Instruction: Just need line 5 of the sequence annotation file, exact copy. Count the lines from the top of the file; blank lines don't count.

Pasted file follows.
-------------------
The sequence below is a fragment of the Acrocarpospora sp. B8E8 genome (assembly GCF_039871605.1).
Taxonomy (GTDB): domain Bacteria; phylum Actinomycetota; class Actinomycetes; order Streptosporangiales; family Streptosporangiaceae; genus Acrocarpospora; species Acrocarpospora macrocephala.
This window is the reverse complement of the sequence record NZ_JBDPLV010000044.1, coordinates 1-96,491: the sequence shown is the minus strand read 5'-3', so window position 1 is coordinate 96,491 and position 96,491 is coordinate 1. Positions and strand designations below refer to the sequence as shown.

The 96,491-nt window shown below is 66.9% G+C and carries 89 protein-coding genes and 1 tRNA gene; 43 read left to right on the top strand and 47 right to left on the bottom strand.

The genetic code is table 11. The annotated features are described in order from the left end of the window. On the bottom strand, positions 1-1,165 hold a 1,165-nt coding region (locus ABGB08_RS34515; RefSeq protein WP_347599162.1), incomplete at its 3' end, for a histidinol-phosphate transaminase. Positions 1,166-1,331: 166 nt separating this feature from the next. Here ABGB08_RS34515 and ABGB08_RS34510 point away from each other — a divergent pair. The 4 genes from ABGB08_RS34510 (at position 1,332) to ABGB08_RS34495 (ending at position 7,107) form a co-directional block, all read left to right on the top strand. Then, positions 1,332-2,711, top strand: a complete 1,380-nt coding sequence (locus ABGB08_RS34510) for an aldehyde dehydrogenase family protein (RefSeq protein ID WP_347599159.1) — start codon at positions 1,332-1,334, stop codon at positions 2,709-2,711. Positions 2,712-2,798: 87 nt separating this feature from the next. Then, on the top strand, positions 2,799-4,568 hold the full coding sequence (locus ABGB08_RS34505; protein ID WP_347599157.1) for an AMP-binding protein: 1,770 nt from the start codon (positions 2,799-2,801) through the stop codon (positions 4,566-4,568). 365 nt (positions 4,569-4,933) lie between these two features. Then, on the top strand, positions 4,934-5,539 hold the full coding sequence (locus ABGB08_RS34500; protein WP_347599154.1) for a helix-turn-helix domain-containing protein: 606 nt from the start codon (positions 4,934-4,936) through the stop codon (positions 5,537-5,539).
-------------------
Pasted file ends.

The genetic code is table 11. The annotated features are described in order from the left end of the window. On the bottom strand, positions 1-1,165 hold a 1,165-nt coding region (locus ABGB08_RS34515; RefSeq protein WP_347599162.1), incomplete at its 3' end, for a histidinol-phosphate transaminase. Positions 1,166-1,331: 166 nt separating this feature from the next. Here ABGB08_RS34515 and ABGB08_RS34510 point away from each other — a divergent pair. The 4 genes from ABGB08_RS34510 (at position 1,332) to ABGB08_RS34495 (ending at position 7,107) form a co-directional block, all read left to right on the top strand. Then, positions 1,332-2,711, top strand: a complete 1,380-nt coding sequence (locus ABGB08_RS34510) for an aldehyde dehydrogenase family protein (RefSeq protein ID WP_347599159.1) — start codon at positions 1,332-1,334, stop codon at positions 2,709-2,711. Positions 2,712-2,798: 87 nt separating this feature from the next. Then, on the top strand, positions 2,799-4,568 hold the full coding sequence (locus ABGB08_RS34505; protein ID WP_347599157.1) for an AMP-binding protein: 1,770 nt from the start codon (positions 2,799-2,801) through the stop codon (positions 4,566-4,568). 365 nt (positions 4,569-4,933) lie between these two features. Then, on the top strand, positions 4,934-5,539 hold the full coding sequence (locus ABGB08_RS34500; protein WP_347599154.1) for a helix-turn-helix domain-containing protein: 606 nt from the start codon (positions 4,934-4,936) through the stop codon (positions 5,537-5,539).